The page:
Colorado: Some looking to military in poor economy |

Colorado: Some looking to military in poor economy

SCOTT ROCHAT(Longmont) Times-Call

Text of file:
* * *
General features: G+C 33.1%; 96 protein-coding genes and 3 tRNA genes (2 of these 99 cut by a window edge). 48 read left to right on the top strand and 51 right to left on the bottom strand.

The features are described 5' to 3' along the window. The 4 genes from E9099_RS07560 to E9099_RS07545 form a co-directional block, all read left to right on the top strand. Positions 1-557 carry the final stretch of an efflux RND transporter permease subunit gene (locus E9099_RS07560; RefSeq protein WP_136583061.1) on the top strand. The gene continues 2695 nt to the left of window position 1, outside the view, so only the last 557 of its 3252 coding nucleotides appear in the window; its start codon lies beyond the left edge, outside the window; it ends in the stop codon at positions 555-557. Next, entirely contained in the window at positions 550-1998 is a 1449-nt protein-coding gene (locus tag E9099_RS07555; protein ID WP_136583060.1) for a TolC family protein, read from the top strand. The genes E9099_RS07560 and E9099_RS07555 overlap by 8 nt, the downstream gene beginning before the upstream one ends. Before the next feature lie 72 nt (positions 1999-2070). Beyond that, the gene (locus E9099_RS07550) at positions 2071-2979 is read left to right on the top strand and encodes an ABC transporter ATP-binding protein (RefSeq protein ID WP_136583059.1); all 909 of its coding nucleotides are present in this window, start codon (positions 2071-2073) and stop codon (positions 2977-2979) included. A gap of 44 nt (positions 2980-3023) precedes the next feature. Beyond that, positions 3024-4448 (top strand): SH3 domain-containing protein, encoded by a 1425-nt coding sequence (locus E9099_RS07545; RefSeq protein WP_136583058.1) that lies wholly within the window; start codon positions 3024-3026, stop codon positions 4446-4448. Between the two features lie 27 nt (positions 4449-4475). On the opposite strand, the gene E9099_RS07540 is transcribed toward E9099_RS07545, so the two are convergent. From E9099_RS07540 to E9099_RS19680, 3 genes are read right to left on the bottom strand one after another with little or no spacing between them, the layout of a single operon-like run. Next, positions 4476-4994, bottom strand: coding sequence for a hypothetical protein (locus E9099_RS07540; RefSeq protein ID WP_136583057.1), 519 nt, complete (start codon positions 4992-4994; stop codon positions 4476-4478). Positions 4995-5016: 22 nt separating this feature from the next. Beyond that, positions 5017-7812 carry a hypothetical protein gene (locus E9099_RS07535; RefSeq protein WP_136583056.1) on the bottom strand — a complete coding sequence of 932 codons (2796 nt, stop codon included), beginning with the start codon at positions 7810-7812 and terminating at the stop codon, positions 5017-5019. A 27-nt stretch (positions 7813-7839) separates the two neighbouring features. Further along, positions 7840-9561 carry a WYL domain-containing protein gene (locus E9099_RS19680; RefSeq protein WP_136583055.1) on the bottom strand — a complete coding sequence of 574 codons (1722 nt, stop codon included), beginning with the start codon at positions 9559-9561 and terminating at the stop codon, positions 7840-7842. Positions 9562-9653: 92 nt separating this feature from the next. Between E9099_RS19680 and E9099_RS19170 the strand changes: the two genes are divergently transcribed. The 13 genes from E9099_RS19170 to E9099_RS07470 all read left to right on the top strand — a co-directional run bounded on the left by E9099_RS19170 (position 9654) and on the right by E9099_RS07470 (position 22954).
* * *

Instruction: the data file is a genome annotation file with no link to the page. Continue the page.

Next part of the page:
LONGMONT, Colorado (AP) Serve your country. See the world. Earn a steady paycheck.That last part can look appealing in the middle of a recession, which is one reason the U.S. military is having no problems with recruitment these days.”My mom wanted me to get the experience of having the financial stability the military provides, before going out on my own,” said Nicole Valenzuela of Longmont, a new Navy recruit.”Was the economy a factor for me? No,” said Colter Christensen, another Navy recruit. “But my (college) graduating class, a lot of my classmates are starting to graduate and telling me how hard it is to find a job in the civilian world. I’m glad I decided to do this.”He has plenty of company. In 2008, all the services reported meeting or beating their recruitment goals, according to the Department of Defense the first time that’s happened in four years. And 2009 looks to be more of the same.That can vary from point to point, of course. The Navy post in Longmont that signed up Valenzuela and Christensen has seen the same amount of walk-up traffic as usual: about 20 to 30 applicants a month, resulting in about four to five recruits.What has changed is the type of recruit. There’s still plenty of fresh-faced teenagers. But more applicants here and elsewhere are in their 20s, looking at the service after racking up some work experience elsewhere.”These are the folks who might have looked at the military after getting out of high school and now are coming back to investigate further as to whether there’s a career for them,” said Dan Puleio, a retired Navy officer who now works in the service’s public affairs office as a civilian.Petty Officer Sean Chapel can’t blame them. He knows how tough the job market is these days his brother was recently laid off from AIG.”For a minimum-wage or low-wage worker, there’s still jobs out there,” Chapel said. “But if someone’s looking for a career path, it’s just not there.”In mid-April, the U.S. Labor Department reported that 6.14 million people were collecting unemployment benefits.Under those circumstances, a future in uniform can look pretty good. Starting pay for an E-1, the entry-level private or seaman, is just shy of $1,400 a month. That may sound low, but remember that the military is already covering routine expenses such as food, housing and health care. Just adding in housing can boost the “actual” salary to about $30,000 a year, noted Chief Petty Officer Matt Dooley, who heads the Longmont office.That said, a recruiting station isn’t a welfare office. Applicants have to be fit, can’t be in trouble with the law and must meet a series of other standards, including a written test. There’s an age ceiling for new recruits, too, ranging from 42 (active-duty Army) down to 27 (active-duty Air Force and Coast Guard).Given all that, a lot of walk-in applicants wash out. Nationally, Dooley said, about 72 percent of those who apply for service don’t make the cut.And it is a service, he emphasized, not just a paycheck.”If they come in here and this is their last resort, we’re going to show them the door,” Dooley said. “This should be a young man’s or young lady’s first choice for a career.”___On the Net:U.S. Air Force: Army: Marine Corps: Navy:

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